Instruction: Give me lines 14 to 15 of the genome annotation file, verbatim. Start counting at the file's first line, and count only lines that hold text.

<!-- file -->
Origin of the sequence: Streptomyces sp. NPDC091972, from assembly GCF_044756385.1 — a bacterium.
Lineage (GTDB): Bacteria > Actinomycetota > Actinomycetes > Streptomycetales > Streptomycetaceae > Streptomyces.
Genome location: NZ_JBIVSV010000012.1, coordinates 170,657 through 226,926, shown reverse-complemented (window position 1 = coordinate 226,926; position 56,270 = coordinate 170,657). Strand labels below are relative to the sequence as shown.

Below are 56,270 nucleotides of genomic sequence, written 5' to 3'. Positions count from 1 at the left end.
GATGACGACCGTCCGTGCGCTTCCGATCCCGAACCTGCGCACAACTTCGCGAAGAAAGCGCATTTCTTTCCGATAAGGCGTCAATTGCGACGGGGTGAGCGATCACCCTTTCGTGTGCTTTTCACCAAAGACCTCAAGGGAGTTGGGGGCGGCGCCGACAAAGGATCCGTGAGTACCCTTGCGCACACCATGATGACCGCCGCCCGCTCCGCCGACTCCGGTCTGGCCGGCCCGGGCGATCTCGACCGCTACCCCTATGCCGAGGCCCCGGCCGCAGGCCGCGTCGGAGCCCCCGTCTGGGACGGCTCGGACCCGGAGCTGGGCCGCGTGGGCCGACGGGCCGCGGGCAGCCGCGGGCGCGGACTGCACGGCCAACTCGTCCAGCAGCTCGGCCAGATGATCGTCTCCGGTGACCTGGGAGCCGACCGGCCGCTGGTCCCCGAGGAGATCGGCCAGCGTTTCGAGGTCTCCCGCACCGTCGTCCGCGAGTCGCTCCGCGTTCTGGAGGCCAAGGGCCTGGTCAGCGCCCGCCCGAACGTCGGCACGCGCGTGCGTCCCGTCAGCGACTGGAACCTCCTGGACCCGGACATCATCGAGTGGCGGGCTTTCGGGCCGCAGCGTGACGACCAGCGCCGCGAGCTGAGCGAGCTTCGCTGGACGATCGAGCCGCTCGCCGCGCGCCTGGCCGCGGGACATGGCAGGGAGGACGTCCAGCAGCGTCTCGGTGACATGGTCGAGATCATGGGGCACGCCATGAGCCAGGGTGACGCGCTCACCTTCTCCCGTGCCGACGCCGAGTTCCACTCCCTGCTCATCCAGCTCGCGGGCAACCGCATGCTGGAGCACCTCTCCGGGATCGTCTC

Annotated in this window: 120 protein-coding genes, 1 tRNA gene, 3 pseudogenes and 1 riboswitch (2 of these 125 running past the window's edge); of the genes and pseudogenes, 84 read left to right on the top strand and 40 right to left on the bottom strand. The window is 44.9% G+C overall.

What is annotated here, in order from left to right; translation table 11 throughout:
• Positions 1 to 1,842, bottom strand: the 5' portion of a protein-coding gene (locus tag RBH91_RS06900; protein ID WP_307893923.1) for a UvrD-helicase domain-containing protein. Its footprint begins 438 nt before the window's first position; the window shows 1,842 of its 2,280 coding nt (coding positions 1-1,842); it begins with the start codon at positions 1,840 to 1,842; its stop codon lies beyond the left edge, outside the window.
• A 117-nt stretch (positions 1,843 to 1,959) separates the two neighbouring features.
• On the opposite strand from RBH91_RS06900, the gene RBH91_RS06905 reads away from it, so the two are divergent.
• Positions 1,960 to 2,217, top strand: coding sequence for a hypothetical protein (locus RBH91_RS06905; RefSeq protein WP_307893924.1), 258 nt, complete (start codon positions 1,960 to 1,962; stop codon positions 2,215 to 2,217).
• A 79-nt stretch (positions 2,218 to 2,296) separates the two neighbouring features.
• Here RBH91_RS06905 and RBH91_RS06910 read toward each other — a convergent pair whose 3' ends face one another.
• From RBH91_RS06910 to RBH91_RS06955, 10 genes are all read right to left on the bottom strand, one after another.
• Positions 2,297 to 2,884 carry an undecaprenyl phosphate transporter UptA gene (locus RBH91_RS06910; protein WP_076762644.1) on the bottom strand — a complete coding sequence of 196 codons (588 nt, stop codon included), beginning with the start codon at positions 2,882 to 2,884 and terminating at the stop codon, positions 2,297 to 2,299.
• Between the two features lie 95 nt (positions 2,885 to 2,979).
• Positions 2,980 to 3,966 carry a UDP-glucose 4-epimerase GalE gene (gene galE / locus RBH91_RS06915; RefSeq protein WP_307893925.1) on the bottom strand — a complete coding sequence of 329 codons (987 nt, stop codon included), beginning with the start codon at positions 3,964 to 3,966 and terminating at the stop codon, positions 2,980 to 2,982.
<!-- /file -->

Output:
• From RBH91_RS06910 to RBH91_RS06955, 10 genes are all read right to left on the bottom strand, one after another.
• Positions 2,297 to 2,884 carry an undecaprenyl phosphate transporter UptA gene (locus RBH91_RS06910; protein WP_076762644.1) on the bottom strand — a complete coding sequence of 196 codons (588 nt, stop codon included), beginning with the start codon at positions 2,882 to 2,884 and terminating at the stop codon, positions 2,297 to 2,299.